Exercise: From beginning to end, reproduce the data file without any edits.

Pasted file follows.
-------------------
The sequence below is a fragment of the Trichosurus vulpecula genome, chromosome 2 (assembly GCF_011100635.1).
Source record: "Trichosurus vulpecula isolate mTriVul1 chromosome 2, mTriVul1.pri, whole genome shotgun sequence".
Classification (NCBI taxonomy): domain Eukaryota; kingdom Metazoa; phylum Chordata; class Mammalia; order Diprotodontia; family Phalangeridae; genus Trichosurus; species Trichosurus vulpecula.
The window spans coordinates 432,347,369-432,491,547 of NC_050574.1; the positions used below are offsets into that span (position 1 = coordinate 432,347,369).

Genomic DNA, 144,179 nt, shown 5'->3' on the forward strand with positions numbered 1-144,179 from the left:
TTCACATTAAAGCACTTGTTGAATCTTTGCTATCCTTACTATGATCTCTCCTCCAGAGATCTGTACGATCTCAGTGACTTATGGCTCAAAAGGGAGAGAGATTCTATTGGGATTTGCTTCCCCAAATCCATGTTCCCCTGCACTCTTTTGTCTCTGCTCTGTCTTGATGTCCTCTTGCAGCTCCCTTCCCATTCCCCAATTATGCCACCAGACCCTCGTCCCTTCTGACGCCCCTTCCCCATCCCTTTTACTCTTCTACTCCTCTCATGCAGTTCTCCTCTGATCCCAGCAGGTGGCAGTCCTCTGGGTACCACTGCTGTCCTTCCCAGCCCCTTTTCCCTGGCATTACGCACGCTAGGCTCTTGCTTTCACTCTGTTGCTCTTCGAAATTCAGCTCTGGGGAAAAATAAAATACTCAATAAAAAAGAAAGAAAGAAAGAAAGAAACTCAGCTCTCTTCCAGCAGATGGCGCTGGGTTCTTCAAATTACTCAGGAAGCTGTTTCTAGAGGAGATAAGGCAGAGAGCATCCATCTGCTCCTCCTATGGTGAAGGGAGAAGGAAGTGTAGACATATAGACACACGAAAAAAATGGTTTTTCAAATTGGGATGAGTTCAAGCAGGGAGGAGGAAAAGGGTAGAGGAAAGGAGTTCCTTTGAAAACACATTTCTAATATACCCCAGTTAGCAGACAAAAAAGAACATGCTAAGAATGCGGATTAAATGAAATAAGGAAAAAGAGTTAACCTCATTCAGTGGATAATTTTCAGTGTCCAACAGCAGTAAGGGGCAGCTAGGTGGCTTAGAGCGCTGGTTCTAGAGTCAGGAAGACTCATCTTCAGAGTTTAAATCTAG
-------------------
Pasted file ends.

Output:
The sequence below is a fragment of the Trichosurus vulpecula genome, chromosome 2 (assembly GCF_011100635.1).
Source record: "Trichosurus vulpecula isolate mTriVul1 chromosome 2, mTriVul1.pri, whole genome shotgun sequence".
Classification (NCBI taxonomy): domain Eukaryota; kingdom Metazoa; phylum Chordata; class Mammalia; order Diprotodontia; family Phalangeridae; genus Trichosurus; species Trichosurus vulpecula.
The window spans coordinates 432,347,369-432,491,547 of NC_050574.1; the positions used below are offsets into that span (position 1 = coordinate 432,347,369).

Genomic DNA, 144,179 nt, shown 5'->3' on the forward strand with positions numbered 1-144,179 from the left:
TTCACATTAAAGCACTTGTTGAATCTTTGCTATCCTTACTATGATCTCTCCTCCAGAGATCTGTACGATCTCAGTGACTTATGGCTCAAAAGGGAGAGAGATTCTATTGGGATTTGCTTCCCCAAATCCATGTTCCCCTGCACTCTTTTGTCTCTGCTCTGTCTTGATGTCCTCTTGCAGCTCCCTTCCCATTCCCCAATTATGCCACCAGACCCTCGTCCCTTCTGACGCCCCTTCCCCATCCCTTTTACTCTTCTACTCCTCTCATGCAGTTCTCCTCTGATCCCAGCAGGTGGCAGTCCTCTGGGTACCACTGCTGTCCTTCCCAGCCCCTTTTCCCTGGCATTACGCACGCTAGGCTCTTGCTTTCACTCTGTTGCTCTTCGAAATTCAGCTCTGGGGAAAAATAAAATACTCAATAAAAAAGAAAGAAAGAAAGAAAGAAACTCAGCTCTCTTCCAGCAGATGGCGCTGGGTTCTTCAAATTACTCAGGAAGCTGTTTCTAGAGGAGATAAGGCAGAGAGCATCCATCTGCTCCTCCTATGGTGAAGGGAGAAGGAAGTGTAGACATATAGACACACGAAAAAAATGGTTTTTCAAATTGGGATGAGTTCAAGCAGGGAGGAGGAAAAGGGTAGAGGAAAGGAGTTCCTTTGAAAACACATTTCTAATATACCCCAGTTAGCAGACAAAAAAGAACATGCTAAGAATGCGGATTAAATGAAATAAGGAAAAAGAGTTAACCTCATTCAGTGGATAATTTTCAGTGTCCAACAGCAGTAAGGGGCAGCTAGGTGGCTTAGAGCGCTGGTTCTAGAGTCAGGAAGACTCATCTTCAGAGTTTAAATCTAG